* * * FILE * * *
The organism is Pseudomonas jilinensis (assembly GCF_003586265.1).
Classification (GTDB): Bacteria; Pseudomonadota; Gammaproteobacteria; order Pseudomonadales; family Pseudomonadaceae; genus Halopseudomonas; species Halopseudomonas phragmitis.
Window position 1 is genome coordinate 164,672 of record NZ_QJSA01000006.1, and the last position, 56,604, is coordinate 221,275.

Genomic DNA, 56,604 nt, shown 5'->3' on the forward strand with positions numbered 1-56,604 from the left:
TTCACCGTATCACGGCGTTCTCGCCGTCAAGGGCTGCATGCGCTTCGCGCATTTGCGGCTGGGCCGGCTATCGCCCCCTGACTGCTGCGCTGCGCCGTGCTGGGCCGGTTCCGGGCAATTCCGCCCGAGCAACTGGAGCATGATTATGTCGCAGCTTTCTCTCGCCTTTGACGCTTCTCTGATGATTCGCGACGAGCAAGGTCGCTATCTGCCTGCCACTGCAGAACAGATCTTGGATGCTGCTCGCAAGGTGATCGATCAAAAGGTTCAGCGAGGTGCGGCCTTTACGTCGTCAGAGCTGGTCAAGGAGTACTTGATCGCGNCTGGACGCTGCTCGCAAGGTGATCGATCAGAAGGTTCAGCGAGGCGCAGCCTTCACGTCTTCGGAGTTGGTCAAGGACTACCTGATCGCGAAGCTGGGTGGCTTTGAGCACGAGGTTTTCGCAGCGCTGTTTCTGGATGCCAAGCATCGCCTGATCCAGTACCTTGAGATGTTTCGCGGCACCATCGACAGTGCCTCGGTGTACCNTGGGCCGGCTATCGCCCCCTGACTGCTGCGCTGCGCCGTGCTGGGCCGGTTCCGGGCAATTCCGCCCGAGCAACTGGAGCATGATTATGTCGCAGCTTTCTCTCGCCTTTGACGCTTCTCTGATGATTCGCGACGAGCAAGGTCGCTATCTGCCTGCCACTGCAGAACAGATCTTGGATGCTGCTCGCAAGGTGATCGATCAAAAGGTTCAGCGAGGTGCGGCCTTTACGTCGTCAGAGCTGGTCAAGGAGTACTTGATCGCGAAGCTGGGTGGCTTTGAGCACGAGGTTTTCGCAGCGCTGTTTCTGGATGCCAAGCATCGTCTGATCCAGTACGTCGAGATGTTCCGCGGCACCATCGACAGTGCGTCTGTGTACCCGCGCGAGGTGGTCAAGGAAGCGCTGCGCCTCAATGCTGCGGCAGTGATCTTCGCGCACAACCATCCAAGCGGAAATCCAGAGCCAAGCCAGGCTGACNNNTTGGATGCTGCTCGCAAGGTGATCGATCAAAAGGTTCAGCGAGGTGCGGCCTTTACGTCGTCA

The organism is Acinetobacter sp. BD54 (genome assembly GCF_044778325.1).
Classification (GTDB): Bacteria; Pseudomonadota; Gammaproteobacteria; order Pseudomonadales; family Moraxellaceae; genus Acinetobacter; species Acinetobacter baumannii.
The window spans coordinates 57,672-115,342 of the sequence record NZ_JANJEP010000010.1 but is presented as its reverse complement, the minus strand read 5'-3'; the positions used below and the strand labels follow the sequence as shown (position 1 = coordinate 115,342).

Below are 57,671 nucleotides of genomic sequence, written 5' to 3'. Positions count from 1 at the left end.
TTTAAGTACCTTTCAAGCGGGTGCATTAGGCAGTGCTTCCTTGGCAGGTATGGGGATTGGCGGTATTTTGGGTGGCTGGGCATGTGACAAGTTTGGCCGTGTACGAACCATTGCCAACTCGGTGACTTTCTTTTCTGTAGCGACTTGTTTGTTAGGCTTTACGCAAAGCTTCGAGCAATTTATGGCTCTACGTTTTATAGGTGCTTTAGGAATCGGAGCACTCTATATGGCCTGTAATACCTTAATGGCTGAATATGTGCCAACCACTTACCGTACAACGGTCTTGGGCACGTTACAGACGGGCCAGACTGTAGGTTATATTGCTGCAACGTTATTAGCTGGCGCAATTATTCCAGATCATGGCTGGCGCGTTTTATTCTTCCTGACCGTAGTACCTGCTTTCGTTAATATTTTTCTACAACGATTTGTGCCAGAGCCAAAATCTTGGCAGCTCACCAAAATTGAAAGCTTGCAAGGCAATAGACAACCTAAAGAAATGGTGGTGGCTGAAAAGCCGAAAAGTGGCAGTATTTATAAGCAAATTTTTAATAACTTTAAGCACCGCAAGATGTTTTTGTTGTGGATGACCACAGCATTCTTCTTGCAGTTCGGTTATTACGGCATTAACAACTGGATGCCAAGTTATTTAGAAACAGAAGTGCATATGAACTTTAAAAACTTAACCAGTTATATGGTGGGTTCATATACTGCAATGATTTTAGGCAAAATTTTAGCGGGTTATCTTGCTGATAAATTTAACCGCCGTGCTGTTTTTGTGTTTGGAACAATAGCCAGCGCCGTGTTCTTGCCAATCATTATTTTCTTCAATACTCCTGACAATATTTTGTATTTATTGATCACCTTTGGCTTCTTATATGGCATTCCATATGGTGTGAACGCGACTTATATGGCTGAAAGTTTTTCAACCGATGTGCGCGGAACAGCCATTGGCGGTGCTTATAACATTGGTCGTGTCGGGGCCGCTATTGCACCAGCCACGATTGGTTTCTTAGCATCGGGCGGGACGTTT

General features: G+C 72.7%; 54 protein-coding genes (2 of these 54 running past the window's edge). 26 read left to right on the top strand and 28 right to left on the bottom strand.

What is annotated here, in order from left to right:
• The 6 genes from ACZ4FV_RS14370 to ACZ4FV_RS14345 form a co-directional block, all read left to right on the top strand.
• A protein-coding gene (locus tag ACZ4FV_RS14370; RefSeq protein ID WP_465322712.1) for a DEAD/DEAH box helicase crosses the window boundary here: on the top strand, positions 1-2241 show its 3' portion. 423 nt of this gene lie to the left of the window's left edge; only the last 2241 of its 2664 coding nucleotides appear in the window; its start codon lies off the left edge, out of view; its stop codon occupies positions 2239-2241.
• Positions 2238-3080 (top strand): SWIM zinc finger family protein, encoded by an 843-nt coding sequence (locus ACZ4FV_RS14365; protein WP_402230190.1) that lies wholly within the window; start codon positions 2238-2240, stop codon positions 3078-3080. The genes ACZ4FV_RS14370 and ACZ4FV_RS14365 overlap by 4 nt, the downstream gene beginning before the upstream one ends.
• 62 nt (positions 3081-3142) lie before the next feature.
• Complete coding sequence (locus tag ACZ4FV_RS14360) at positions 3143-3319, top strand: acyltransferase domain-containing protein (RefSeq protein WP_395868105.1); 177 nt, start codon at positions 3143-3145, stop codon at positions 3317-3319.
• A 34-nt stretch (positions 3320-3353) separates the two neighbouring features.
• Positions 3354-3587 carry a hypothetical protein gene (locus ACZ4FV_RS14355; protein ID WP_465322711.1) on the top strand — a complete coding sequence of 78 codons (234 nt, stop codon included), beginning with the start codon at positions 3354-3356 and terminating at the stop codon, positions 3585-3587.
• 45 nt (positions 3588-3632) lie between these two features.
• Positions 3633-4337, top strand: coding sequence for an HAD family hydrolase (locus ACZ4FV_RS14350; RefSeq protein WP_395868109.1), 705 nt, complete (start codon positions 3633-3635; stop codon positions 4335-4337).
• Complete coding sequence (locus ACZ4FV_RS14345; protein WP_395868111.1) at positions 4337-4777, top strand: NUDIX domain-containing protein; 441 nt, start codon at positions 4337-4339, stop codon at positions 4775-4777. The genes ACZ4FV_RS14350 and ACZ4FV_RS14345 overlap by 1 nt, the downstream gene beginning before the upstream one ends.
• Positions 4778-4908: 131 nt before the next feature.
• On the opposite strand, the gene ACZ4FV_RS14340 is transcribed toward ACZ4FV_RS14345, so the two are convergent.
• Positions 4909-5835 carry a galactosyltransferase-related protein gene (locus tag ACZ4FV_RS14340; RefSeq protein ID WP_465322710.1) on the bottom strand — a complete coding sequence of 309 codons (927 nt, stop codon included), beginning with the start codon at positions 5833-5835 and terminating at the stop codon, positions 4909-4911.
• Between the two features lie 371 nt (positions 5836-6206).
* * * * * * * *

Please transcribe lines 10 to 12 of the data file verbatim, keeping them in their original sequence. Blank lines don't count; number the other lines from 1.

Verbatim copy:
TTTAAGTACCTTTCAAGCGGGTGCATTAGGCAGTGCTTCCTTGGCAGGTATGGGGATTGGCGGTATTTTGGGTGGCTGGGCATGTGACAAGTTTGGCCGTGTACGAACCATTGCCAACTCGGTGACTTTCTTTTCTGTAGCGACTTGTTTGTTAGGCTTTACGCAAAGCTTCGAGCAATTTATGGCTCTACGTTTTATAGGTGCTTTAGGAATCGGAGCACTCTATATGGCCTGTAATACCTTAATGGCTGAATATGTGCCAACCACTTACCGTACAACGGTCTTGGGCACGTTACAGACGGGCCAGACTGTAGGTTATATTGCTGCAACGTTATTAGCTGGCGCAATTATTCCAGATCATGGCTGGCGCGTTTTATTCTTCCTGACCGTAGTACCTGCTTTCGTTAATATTTTTCTACAACGATTTGTGCCAGAGCCAAAATCTTGGCAGCTCACCAAAATTGAAAGCTTGCAAGGCAATAGACAACCTAAAGAAATGGTGGTGGCTGAAAAGCCGAAAAGTGGCAGTATTTATAAGCAAATTTTTAATAACTTTAAGCACCGCAAGATGTTTTTGTTGTGGATGACCACAGCATTCTTCTTGCAGTTCGGTTATTACGGCATTAACAACTGGATGCCAAGTTATTTAGAAACAGAAGTGCATATGAACTTTAAAAACTTAACCAGTTATATGGTGGGTTCATATACTGCAATGATTTTAGGCAAAATTTTAGCGGGTTATCTTGCTGATAAATTTAACCGCCGTGCTGTTTTTGTGTTTGGAACAATAGCCAGCGCCGTGTTCTTGCCAATCATTATTTTCTTCAATACTCCTGACAATATTTTGTATTTATTGATCACCTTTGGCTTCTTATATGGCATTCCATATGGTGTGAACGCGACTTATATGGCTGAAAGTTTTTCAACCGATGTGCGCGGAACAGCCATTGGCGGTGCTTATAACATTGGTCGTGTCGGGGCCGCTATTGCACCAGCCACGATTGGTTTCTTAGCATCGGGCGGGACGTTT

General features: G+C 72.7%; 54 protein-coding genes (2 of these 54 running past the window's edge). 26 read left to right on the top strand and 28 right to left on the bottom strand.

What is annotated here, in order from left to right: